Hesjedal catches the two leaders at the mountain ranking, taking second behind Danielson.
There is now a long and fairly steep descent, followed by a flattish section of 20-some kms, Then, of course, we have even more climbs.
Peter Sagan (Cannondale) has cemented his lead in the points ranking, and now has a 93 point lead over Andre Greipel (Lotto Belisol).
1 Peter Sagan (Svk) Cannondale Pro Cycling 234 pts
2 André Greipel (Ger) Lotto Belisol 141
3 Mark Cavendish (GBr) Omega Pharma-Quick Step 128
4 Alexander Kristoff (Nor) Katusha 111
5 Edvald Boasson Hagen (Nor) Sky Procycling 88
It looks like there are five riders more or less in the lead, as Anton and Rolland have caught the first three. ´Everyone else quite spread out on the descent.
Bram Tankink of Belkin has crashed.
Valverde hs jumped and is now between the leaders and the Froome group. Evans is moving up and is within sight of the Froome group.
Dmitiri Murayev of Astana has thrown in the towel and abandoned the race.
That leaves Astana with only five riders in the race.
Things are looking good for th led group, as theynow have a minute on the Froome group. And it looks as if Contador and Co. are doing their best to dump the yelllow jersey.
More riders have joined the leaders. Let's see if we can catch the names.
Valverde had fallen back to the Froome group, but now he attacks!
Froome has no choice but to give chase. He soon joins them, as Plaza as with Valverde.
Contador did not respond and is still in the group.
Let's see if we can set things up here: Hesjedal and Rolland are in front, with 10 riders behind them. The next group is Valverde, Froome and Plaza, with Contador and Evans in a group behind them.
But things are chaning with every meter....
Contador and Evans were apparently caught by surprise by Valverde's move. Surprisingly, neither has made any attempt to give chase.
Two Movistar riders had joined the Danielson group, but now they have dropped back to help Valverde. The group is now three Movistar riders and only one Sky....
- 101km remaining from 168.5km
54 seconds to the Froome group, and 1:09 to the Contador group.
Bardet, de Gendt and de Clerq have joined the two leaders. Actually we look to have many small groups scattered along the way.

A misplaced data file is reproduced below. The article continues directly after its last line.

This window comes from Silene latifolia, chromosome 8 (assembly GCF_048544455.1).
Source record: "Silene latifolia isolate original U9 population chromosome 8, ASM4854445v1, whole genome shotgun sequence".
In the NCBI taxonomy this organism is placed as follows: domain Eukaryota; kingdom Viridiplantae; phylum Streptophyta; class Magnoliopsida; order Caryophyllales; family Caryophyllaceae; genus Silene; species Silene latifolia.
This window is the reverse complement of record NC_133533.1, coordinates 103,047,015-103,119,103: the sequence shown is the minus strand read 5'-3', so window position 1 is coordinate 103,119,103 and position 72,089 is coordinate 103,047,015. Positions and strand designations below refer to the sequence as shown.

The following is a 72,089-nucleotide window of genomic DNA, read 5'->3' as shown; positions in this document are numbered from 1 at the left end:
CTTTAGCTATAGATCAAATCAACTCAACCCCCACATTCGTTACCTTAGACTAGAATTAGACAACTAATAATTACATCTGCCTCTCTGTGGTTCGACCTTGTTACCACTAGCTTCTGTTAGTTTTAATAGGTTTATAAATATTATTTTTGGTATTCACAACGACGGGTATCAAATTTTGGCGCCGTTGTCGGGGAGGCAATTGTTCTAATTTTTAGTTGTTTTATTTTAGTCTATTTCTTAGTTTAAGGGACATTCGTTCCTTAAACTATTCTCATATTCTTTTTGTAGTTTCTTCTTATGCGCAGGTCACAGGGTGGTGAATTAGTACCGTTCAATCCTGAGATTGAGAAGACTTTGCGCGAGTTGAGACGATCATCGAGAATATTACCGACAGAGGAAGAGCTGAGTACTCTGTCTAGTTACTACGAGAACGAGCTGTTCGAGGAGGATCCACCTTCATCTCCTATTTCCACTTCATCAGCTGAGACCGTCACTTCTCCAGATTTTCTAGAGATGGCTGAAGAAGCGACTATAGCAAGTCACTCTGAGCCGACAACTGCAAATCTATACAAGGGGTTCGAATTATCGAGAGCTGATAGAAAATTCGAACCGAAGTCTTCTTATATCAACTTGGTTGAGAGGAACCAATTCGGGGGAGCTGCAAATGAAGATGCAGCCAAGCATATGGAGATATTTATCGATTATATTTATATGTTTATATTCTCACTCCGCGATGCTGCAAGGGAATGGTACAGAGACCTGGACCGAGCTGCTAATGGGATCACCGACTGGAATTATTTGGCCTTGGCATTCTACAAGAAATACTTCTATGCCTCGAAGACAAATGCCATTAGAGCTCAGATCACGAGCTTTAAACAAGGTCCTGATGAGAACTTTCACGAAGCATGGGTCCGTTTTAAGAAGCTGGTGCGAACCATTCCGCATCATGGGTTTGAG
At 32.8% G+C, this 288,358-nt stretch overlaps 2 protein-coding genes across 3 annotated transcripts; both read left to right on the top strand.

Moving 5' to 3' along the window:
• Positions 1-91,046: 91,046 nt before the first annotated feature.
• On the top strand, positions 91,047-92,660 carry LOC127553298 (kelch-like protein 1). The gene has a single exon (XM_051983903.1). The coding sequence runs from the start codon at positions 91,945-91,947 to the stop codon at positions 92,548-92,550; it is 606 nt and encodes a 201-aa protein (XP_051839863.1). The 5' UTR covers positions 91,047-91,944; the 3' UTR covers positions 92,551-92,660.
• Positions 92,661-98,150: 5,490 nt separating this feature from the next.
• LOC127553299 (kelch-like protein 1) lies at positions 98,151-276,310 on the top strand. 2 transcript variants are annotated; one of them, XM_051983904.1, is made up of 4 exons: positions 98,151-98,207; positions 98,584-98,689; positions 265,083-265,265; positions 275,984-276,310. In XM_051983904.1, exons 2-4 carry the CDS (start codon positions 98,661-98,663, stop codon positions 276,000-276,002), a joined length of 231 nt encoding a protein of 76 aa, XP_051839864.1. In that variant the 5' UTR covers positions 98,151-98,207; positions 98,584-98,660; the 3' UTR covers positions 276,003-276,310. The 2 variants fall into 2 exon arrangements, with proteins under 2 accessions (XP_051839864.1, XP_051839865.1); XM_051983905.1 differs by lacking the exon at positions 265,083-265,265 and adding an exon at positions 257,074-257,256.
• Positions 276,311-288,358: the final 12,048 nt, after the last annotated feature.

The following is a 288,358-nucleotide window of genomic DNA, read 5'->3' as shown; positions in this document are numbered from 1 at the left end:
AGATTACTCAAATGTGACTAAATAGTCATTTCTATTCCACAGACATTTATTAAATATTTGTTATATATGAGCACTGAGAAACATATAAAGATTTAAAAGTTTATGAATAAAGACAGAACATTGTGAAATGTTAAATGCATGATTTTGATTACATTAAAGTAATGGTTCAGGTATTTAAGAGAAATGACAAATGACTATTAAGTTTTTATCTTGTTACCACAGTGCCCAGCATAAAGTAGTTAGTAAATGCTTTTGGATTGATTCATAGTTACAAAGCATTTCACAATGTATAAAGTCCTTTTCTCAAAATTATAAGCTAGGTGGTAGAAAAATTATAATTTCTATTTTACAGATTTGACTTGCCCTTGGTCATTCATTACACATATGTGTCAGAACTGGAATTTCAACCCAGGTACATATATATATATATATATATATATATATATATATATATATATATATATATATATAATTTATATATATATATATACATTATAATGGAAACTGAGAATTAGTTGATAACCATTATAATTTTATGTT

- 100km remaining from 168.5km
100 km -- and three cat.1 climbs to go. Froome and the Movistars have now caught the first chase group.
The Froome group is 54 seconds behind the lead group.
Four Sky riders hare leading a third group, which is 3:14 down. It looks like Porte is in this group.
The day's intermediate sprint was along the way, and De Gendt took it.
The Froome group is now the chase group. All the little groups have come together to form one large one. Froome is still without helpers, though.
Time for the lead group to start up the day's third climb! That is the Col de Peyresourde (1 569 m)13.2 kilometre-long climb at 7% - category 1.
Things have calmed down a bit for the moment, since all the favourites are all back together again in the same group. They are 1:24 behind the leaders, with the Froome group anotehr two minutes down.
De Gendt has dropped from the lead group.
WE now have four riders in the lead -- Bardet, Rolland, Hesjedal and de Clerq -- followed by a group with Bakelants, Geschke and Bardet. Which isn't really possible....
Movistar and Saxo-Tinkoff lead the big chase group.
De Gendt has fallen back far enough to be caught by the first chase group.
Jose Ivan Guittierez of Movistar has abandoned the race, as has Benjamin Noval (Saxo-Tinkoff).
And now De Gendt has nearly caught the four leaders again.
- 83.6km remaining from 168.5km
This is a very long ascent, and we are still not near the top. The Froome group is at 47 seconds, with the Porte group another 1:15 back.